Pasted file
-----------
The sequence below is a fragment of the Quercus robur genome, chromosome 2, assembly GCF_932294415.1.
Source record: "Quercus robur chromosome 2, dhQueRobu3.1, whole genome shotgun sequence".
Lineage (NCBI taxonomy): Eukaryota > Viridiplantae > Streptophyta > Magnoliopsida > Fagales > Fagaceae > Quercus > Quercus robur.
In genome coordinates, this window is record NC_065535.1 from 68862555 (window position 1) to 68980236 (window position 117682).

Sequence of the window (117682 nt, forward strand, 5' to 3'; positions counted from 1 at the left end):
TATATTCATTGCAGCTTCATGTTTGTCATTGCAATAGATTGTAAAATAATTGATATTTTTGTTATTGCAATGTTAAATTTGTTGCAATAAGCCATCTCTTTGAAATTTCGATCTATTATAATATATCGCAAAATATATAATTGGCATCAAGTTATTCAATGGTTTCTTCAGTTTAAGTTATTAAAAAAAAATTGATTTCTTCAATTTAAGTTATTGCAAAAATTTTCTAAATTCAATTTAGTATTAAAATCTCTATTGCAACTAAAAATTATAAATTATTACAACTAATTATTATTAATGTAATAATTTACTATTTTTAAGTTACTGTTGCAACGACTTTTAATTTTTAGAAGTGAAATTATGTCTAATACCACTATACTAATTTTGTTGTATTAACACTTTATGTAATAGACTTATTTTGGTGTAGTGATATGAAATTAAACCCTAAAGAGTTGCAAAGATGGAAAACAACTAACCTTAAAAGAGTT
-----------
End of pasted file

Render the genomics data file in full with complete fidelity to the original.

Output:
The sequence below is a fragment of the Quercus robur genome, chromosome 2, assembly GCF_932294415.1.
Source record: "Quercus robur chromosome 2, dhQueRobu3.1, whole genome shotgun sequence".
Lineage (NCBI taxonomy): Eukaryota > Viridiplantae > Streptophyta > Magnoliopsida > Fagales > Fagaceae > Quercus > Quercus robur.
In genome coordinates, this window is record NC_065535.1 from 68862555 (window position 1) to 68980236 (window position 117682).

Sequence of the window (117682 nt, forward strand, 5' to 3'; positions counted from 1 at the left end):
TATATTCATTGCAGCTTCATGTTTGTCATTGCAATAGATTGTAAAATAATTGATATTTTTGTTATTGCAATGTTAAATTTGTTGCAATAAGCCATCTCTTTGAAATTTCGATCTATTATAATATATCGCAAAATATATAATTGGCATCAAGTTATTCAATGGTTTCTTCAGTTTAAGTTATTAAAAAAAAATTGATTTCTTCAATTTAAGTTATTGCAAAAATTTTCTAAATTCAATTTAGTATTAAAATCTCTATTGCAACTAAAAATTATAAATTATTACAACTAATTATTATTAATGTAATAATTTACTATTTTTAAGTTACTGTTGCAACGACTTTTAATTTTTAGAAGTGAAATTATGTCTAATACCACTATACTAATTTTGTTGTATTAACACTTTATGTAATAGACTTATTTTGGTGTAGTGATATGAAATTAAACCCTAAAGAGTTGCAAAGATGGAAAACAACTAACCTTAAAAGAGTT